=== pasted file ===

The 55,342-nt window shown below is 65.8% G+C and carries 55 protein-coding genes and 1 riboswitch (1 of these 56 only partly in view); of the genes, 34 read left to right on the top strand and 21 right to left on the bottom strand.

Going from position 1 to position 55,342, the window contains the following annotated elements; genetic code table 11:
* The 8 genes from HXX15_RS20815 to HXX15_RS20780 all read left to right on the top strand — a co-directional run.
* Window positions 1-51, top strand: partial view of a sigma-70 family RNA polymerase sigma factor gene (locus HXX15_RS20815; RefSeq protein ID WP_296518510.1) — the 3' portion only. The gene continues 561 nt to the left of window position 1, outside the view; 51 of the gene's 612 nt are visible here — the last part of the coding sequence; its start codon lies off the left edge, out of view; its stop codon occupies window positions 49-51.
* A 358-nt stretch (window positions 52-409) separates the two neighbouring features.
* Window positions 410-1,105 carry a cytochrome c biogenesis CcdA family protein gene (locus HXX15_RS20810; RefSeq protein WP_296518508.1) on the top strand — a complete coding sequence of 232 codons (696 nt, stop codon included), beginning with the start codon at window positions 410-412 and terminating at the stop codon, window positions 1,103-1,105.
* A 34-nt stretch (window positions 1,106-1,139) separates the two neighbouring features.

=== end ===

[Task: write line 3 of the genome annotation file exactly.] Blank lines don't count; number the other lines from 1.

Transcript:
* The 8 genes from HXX15_RS20815 to HXX15_RS20780 all read left to right on the top strand — a co-directional run.